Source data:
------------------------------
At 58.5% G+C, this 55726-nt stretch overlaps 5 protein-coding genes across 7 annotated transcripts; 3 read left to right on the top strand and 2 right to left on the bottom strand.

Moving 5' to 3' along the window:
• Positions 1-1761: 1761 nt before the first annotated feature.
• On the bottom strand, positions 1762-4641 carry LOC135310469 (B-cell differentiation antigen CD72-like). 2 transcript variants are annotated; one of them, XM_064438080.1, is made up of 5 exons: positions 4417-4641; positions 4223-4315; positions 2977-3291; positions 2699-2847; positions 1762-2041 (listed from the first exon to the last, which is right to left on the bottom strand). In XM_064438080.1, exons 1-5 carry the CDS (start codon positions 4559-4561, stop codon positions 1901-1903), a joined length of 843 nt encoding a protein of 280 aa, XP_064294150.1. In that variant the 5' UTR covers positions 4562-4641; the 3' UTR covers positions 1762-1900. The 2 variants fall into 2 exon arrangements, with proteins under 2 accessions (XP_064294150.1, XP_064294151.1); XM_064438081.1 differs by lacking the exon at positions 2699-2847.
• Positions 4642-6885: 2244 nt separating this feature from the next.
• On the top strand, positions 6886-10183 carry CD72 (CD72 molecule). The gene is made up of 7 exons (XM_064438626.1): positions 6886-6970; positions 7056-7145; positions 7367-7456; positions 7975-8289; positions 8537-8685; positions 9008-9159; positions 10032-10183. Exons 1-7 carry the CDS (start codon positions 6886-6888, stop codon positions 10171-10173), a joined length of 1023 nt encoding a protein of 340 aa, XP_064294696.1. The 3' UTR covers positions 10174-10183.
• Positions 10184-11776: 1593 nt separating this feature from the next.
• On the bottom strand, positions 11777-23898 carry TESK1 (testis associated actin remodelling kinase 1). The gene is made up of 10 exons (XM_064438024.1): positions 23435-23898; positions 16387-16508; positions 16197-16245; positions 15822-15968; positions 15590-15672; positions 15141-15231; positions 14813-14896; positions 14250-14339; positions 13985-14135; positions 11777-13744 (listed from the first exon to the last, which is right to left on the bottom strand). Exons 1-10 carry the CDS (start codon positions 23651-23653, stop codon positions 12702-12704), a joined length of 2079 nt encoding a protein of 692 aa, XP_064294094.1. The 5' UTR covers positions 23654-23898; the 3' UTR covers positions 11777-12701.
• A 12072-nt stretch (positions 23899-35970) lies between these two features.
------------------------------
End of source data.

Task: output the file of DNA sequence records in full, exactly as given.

At 58.5% G+C, this 55726-nt stretch overlaps 5 protein-coding genes across 7 annotated transcripts; 3 read left to right on the top strand and 2 right to left on the bottom strand.

Moving 5' to 3' along the window:
• Positions 1-1761: 1761 nt before the first annotated feature.
• On the bottom strand, positions 1762-4641 carry LOC135310469 (B-cell differentiation antigen CD72-like). 2 transcript variants are annotated; one of them, XM_064438080.1, is made up of 5 exons: positions 4417-4641; positions 4223-4315; positions 2977-3291; positions 2699-2847; positions 1762-2041 (listed from the first exon to the last, which is right to left on the bottom strand). In XM_064438080.1, exons 1-5 carry the CDS (start codon positions 4559-4561, stop codon positions 1901-1903), a joined length of 843 nt encoding a protein of 280 aa, XP_064294150.1. In that variant the 5' UTR covers positions 4562-4641; the 3' UTR covers positions 1762-1900. The 2 variants fall into 2 exon arrangements, with proteins under 2 accessions (XP_064294150.1, XP_064294151.1); XM_064438081.1 differs by lacking the exon at positions 2699-2847.
• Positions 4642-6885: 2244 nt separating this feature from the next.
• On the top strand, positions 6886-10183 carry CD72 (CD72 molecule). The gene is made up of 7 exons (XM_064438626.1): positions 6886-6970; positions 7056-7145; positions 7367-7456; positions 7975-8289; positions 8537-8685; positions 9008-9159; positions 10032-10183. Exons 1-7 carry the CDS (start codon positions 6886-6888, stop codon positions 10171-10173), a joined length of 1023 nt encoding a protein of 340 aa, XP_064294696.1. The 3' UTR covers positions 10174-10183.
• Positions 10184-11776: 1593 nt separating this feature from the next.
• On the bottom strand, positions 11777-23898 carry TESK1 (testis associated actin remodelling kinase 1). The gene is made up of 10 exons (XM_064438024.1): positions 23435-23898; positions 16387-16508; positions 16197-16245; positions 15822-15968; positions 15590-15672; positions 15141-15231; positions 14813-14896; positions 14250-14339; positions 13985-14135; positions 11777-13744 (listed from the first exon to the last, which is right to left on the bottom strand). Exons 1-10 carry the CDS (start codon positions 23651-23653, stop codon positions 12702-12704), a joined length of 2079 nt encoding a protein of 692 aa, XP_064294094.1. The 5' UTR covers positions 23654-23898; the 3' UTR covers positions 11777-12701.
• A 12072-nt stretch (positions 23899-35970) lies between these two features.